I have concluded that I have finally reached the end of my weight loss journey. If you look at the chart, you'll see the slow and steady path that I followed -- click on it for a larger version.
You can see that I lost about a quarter pound each day while I was doing this "Phantom Weight Watcher" thing. I totally have to give credit to my wife, who made it possible. She cooked for me, encouraged me, participated with me (well, I participated with her, technically), and always reminded me to behave myself. I wouldn't call what she did nagging, just gentle reminding; which I was free to ignore (and sometimes did). She is a wonderful, glorious woman, and I am greatly in love with her.
I am now comfortably down in the middle of the "normal" BMI range, and am feeling pretty happy about how I look. I feel good, too, with good energy levels; and even though I get the same amount of sleep I did when I started this little journey, I don't feel quite as exhausted. It really is true that the extra weight doesn't help at all.
When I tell people that I lost 35 pounds, most people wonder where I had kept it all. I was never really "obese" before, I don't think, but I was "pleasantly" rounded -- I was well within the upper half of the "overweight" BMI range. Now, I latch my watch one notch further in, my belt three notches in, and my wedding ring has literally fallen off my finger.
Anyway, a few musings on this whole weight loss thing:
-- I believe that sustainable weight loss is not a matter of self-denial, but rather self-control. Following the "Weight Watchers" approach has worked really well for me. I'm a numbers guy by nature, so keeping track of things wasn't so difficult, but any diet that prevented me from eating what I love (ice cream! meat! peanut butter!) would not have worked for me. Instead of denying myself of these things, I just have to plan for it now.
-- Despite my great success, I wouldn't say that I'm happier now that I'm skinny than I was before. I was pretty happy before. I would say, however, that it is easier for me to do things than it was before and my stamina has increased. I can climb stairs easier, I sprint more readily, I walk faster than I used to, chasing my kids around doesn't seem like a chore, and I can now crouch or get on the ground (and back up again) a lot easier than I could before -- a very important thing when you have small children.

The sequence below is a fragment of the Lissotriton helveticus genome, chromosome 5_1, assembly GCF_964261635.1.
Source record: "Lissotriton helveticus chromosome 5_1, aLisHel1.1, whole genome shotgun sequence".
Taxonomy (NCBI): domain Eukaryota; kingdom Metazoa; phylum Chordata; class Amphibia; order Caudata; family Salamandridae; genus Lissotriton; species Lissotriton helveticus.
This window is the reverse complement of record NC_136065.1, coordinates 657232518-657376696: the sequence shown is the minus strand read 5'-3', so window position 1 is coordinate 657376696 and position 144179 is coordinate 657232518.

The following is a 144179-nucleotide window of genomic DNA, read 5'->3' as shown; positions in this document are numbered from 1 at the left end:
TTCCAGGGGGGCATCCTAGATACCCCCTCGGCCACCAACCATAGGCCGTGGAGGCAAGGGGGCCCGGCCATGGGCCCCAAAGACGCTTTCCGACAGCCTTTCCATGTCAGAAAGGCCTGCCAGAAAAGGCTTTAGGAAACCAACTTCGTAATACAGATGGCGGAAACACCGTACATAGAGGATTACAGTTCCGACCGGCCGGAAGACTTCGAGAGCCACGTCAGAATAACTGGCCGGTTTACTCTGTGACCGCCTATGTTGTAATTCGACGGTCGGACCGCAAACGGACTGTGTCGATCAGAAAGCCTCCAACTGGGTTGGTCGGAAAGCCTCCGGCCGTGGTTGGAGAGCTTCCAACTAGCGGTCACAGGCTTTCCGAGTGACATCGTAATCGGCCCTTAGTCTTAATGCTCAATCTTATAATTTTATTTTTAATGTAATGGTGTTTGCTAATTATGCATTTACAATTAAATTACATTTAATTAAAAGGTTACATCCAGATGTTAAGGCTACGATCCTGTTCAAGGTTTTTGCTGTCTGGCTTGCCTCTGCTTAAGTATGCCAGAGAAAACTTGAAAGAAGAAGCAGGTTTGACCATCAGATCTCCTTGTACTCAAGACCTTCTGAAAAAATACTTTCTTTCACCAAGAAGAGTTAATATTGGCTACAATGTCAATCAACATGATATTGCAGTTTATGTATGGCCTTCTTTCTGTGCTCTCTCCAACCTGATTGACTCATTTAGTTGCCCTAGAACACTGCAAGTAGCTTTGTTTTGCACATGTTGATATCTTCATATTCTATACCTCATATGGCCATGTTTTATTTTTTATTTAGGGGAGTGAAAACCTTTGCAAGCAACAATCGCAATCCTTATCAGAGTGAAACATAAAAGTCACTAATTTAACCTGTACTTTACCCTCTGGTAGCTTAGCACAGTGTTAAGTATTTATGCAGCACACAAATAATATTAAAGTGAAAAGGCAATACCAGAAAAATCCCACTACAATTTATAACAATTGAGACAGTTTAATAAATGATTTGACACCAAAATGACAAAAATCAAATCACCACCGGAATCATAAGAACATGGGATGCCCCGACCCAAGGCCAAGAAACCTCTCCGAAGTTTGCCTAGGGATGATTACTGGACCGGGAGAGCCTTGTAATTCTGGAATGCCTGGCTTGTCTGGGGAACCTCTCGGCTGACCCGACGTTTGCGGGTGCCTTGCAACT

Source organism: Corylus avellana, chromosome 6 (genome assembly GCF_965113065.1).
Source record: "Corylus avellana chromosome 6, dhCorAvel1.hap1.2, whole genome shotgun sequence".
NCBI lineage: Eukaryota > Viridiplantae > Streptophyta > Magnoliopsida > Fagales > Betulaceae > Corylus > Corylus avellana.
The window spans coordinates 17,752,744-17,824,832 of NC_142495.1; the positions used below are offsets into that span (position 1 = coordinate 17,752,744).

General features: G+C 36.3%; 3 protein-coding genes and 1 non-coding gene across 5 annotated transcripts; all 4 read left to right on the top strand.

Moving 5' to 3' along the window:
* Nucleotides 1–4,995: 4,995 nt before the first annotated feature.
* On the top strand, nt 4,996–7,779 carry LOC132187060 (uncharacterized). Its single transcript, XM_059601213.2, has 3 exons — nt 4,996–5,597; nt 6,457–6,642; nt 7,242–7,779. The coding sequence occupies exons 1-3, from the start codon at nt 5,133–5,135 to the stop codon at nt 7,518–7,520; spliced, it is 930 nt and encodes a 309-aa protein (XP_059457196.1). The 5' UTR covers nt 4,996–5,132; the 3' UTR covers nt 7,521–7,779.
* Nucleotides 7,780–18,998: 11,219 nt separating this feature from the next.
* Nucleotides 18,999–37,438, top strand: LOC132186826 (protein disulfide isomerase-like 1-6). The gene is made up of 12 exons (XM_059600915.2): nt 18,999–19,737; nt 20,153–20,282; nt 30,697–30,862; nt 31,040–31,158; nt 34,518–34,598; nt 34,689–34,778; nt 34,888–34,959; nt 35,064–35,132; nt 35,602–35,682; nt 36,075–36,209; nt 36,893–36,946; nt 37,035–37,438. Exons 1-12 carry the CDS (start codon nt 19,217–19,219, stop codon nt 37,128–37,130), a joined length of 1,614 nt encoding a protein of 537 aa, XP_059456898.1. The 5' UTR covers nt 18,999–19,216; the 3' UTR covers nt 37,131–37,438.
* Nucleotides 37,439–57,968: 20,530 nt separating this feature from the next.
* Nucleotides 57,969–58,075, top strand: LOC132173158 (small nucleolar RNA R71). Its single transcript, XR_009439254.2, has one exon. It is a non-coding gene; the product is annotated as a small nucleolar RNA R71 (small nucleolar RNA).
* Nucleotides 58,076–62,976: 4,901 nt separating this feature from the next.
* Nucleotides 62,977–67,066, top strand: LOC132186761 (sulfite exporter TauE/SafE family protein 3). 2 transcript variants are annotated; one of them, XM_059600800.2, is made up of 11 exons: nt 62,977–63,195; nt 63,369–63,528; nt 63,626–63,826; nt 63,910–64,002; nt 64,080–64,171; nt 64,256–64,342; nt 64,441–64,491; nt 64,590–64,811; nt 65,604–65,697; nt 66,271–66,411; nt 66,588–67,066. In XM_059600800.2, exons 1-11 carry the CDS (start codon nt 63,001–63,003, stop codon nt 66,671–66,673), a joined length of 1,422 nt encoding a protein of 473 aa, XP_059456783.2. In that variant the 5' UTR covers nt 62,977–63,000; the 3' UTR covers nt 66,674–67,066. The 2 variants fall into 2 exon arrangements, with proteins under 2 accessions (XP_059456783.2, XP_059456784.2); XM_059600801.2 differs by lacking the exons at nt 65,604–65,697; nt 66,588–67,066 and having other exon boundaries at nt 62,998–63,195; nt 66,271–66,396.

-- It really is flattering when people comment on my weight loss. Nearly everyone I know has asked me about it, and it always makes me smile. (Why, yes, I have lost weight! Thank you for noticing!)
-- My confidence level has gone up. No longer do I worry about what people think about my appearances, because I know I look good. Yep, I do, just ask me.
Everything I own is really baggy on me. My church suits are really bad, and I desperately need a new one. This whole buying a new wardrobe thing really stinks, but it is, in its own way, sort of fun, too. My wife, on the other hand, absolutely hates shopping for clothes. For men, buying a pair of pants is as easy as finding the right waist and length (okay, okay, if you really gotta make it hard, you might want to care about the style -- loose-fitting or regular fit), whereas for women, it's a far more complicated challenge. For her, though, she's been very surprised and pleased to try on sizes that she couldn't fit into even as a high school student.
Now my challenge is to learn how to stabilize my weight. It is a different task than losing weight, and I hope to maintain my weight between 140 and 145. It should be an interesting experience, too, and maybe I'll post some of the long-term results of that effort.
As it is, this particular experience is now at an end. When I find the right pictures that illustrate the story, I'll post a "before and after" entry. It's been good.
Earth 2.0: What Would Our Economy Look Like?
2 days ago